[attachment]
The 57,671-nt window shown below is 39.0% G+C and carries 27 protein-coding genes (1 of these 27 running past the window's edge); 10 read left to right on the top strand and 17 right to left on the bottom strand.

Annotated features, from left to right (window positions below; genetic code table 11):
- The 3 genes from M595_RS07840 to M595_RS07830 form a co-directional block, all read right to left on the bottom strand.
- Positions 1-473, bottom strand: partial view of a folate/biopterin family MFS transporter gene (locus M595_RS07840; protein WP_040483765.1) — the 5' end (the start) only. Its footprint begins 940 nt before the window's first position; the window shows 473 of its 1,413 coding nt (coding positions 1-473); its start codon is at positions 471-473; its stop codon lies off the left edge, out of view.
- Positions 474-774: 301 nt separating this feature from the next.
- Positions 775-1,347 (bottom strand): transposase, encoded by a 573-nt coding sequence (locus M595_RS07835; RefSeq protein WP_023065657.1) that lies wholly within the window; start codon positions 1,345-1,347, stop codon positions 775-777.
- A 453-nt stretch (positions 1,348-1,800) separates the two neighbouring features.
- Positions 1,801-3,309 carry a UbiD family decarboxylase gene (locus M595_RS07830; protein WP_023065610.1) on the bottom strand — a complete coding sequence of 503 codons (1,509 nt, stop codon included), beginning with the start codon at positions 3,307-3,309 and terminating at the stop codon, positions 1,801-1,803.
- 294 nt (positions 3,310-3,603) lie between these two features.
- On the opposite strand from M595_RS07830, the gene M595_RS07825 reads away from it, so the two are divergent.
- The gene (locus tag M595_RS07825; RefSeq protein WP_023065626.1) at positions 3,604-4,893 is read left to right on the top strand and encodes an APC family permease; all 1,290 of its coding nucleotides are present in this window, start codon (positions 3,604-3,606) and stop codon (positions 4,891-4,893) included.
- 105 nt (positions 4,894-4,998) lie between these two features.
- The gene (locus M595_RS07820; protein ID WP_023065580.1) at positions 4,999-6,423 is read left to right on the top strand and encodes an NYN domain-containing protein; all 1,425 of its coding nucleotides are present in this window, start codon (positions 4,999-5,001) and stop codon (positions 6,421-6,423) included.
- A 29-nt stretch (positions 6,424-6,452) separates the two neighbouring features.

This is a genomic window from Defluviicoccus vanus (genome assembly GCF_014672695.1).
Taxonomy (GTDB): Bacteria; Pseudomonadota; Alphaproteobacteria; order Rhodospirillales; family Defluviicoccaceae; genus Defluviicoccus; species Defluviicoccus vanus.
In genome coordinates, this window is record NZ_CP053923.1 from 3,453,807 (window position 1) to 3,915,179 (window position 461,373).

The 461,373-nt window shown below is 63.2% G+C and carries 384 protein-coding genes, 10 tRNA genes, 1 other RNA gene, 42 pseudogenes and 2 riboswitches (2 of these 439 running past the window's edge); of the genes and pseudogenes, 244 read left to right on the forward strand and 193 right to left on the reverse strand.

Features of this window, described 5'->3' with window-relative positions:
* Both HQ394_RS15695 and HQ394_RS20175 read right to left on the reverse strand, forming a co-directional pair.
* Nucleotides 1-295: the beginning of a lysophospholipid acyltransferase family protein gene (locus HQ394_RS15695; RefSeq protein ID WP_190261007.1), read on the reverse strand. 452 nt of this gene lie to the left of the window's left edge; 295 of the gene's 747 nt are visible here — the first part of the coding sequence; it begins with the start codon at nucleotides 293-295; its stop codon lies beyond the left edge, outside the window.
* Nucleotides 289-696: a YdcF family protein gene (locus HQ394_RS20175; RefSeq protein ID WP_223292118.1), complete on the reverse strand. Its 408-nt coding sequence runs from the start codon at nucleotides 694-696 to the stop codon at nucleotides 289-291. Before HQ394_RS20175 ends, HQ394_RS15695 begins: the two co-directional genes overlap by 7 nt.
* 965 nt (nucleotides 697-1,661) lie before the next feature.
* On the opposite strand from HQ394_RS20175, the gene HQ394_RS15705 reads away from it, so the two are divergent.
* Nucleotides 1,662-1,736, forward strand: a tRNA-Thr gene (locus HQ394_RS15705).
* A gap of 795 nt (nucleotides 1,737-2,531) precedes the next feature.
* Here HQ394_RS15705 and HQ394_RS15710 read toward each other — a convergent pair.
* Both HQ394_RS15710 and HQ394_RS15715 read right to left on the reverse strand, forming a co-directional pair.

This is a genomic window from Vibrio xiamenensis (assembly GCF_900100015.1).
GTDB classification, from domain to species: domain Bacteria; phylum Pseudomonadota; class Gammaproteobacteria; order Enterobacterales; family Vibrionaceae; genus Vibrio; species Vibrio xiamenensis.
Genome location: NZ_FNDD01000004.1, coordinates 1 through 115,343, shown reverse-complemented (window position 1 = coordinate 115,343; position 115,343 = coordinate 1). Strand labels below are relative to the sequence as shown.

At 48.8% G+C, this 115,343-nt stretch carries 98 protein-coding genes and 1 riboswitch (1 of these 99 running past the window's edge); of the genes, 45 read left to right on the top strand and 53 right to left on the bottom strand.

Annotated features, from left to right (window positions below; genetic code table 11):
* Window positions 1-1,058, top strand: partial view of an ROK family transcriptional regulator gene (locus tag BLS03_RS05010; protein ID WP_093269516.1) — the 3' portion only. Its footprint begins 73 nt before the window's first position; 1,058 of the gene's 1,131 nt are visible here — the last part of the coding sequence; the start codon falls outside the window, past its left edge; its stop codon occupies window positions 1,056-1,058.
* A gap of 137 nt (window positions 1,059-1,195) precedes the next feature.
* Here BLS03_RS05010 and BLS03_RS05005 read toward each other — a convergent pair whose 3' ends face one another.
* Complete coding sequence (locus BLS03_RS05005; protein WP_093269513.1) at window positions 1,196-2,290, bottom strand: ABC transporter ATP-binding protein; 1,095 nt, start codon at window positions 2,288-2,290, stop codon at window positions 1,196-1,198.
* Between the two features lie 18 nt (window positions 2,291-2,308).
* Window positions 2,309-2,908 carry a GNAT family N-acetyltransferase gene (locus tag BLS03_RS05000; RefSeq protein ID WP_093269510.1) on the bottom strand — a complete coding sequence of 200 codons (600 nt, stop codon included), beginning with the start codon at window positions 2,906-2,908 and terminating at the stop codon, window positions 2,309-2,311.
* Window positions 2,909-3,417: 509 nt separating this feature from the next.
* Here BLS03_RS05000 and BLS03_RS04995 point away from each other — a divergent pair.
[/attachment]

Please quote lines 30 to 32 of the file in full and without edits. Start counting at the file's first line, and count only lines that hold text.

GTDB classification, from domain to species: domain Bacteria; phylum Pseudomonadota; class Gammaproteobacteria; order Enterobacterales; family Vibrionaceae; genus Vibrio; species Vibrio xiamenensis.
Genome location: NZ_FNDD01000004.1, coordinates 1 through 115,343, shown reverse-complemented (window position 1 = coordinate 115,343; position 115,343 = coordinate 1). Strand labels below are relative to the sequence as shown.

At 48.8% G+C, this 115,343-nt stretch carries 98 protein-coding genes and 1 riboswitch (1 of these 99 running past the window's edge); of the genes, 45 read left to right on the top strand and 53 right to left on the bottom strand.